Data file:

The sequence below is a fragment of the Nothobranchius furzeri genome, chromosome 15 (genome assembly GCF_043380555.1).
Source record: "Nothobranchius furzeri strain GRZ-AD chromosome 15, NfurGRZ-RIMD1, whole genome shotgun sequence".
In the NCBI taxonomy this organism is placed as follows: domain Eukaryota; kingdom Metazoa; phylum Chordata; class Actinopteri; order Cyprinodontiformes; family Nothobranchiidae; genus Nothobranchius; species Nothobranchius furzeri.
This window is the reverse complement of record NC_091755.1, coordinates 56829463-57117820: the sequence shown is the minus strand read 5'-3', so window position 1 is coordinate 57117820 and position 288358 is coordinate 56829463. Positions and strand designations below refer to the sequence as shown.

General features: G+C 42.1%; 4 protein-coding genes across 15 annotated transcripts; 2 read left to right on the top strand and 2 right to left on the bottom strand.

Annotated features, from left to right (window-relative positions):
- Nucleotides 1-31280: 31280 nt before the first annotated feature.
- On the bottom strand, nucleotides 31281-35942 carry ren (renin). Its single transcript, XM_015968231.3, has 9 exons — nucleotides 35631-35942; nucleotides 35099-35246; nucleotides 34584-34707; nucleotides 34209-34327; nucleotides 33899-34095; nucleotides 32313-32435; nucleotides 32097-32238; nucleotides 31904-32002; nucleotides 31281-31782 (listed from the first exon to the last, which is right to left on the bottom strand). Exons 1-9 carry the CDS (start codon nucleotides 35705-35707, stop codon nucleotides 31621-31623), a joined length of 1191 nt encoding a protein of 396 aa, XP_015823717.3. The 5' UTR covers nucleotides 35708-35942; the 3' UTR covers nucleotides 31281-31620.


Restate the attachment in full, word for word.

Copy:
The sequence below is a fragment of the Nothobranchius furzeri genome, chromosome 15 (genome assembly GCF_043380555.1).
Source record: "Nothobranchius furzeri strain GRZ-AD chromosome 15, NfurGRZ-RIMD1, whole genome shotgun sequence".
In the NCBI taxonomy this organism is placed as follows: domain Eukaryota; kingdom Metazoa; phylum Chordata; class Actinopteri; order Cyprinodontiformes; family Nothobranchiidae; genus Nothobranchius; species Nothobranchius furzeri.
This window is the reverse complement of record NC_091755.1, coordinates 56829463-57117820: the sequence shown is the minus strand read 5'-3', so window position 1 is coordinate 57117820 and position 288358 is coordinate 56829463. Positions and strand designations below refer to the sequence as shown.

General features: G+C 42.1%; 4 protein-coding genes across 15 annotated transcripts; 2 read left to right on the top strand and 2 right to left on the bottom strand.

Annotated features, from left to right (window-relative positions):
- Nucleotides 1-31280: 31280 nt before the first annotated feature.
- On the bottom strand, nucleotides 31281-35942 carry ren (renin). Its single transcript, XM_015968231.3, has 9 exons — nucleotides 35631-35942; nucleotides 35099-35246; nucleotides 34584-34707; nucleotides 34209-34327; nucleotides 33899-34095; nucleotides 32313-32435; nucleotides 32097-32238; nucleotides 31904-32002; nucleotides 31281-31782 (listed from the first exon to the last, which is right to left on the bottom strand). Exons 1-9 carry the CDS (start codon nucleotides 35705-35707, stop codon nucleotides 31621-31623), a joined length of 1191 nt encoding a protein of 396 aa, XP_015823717.3. The 5' UTR covers nucleotides 35708-35942; the 3' UTR covers nucleotides 31281-31620.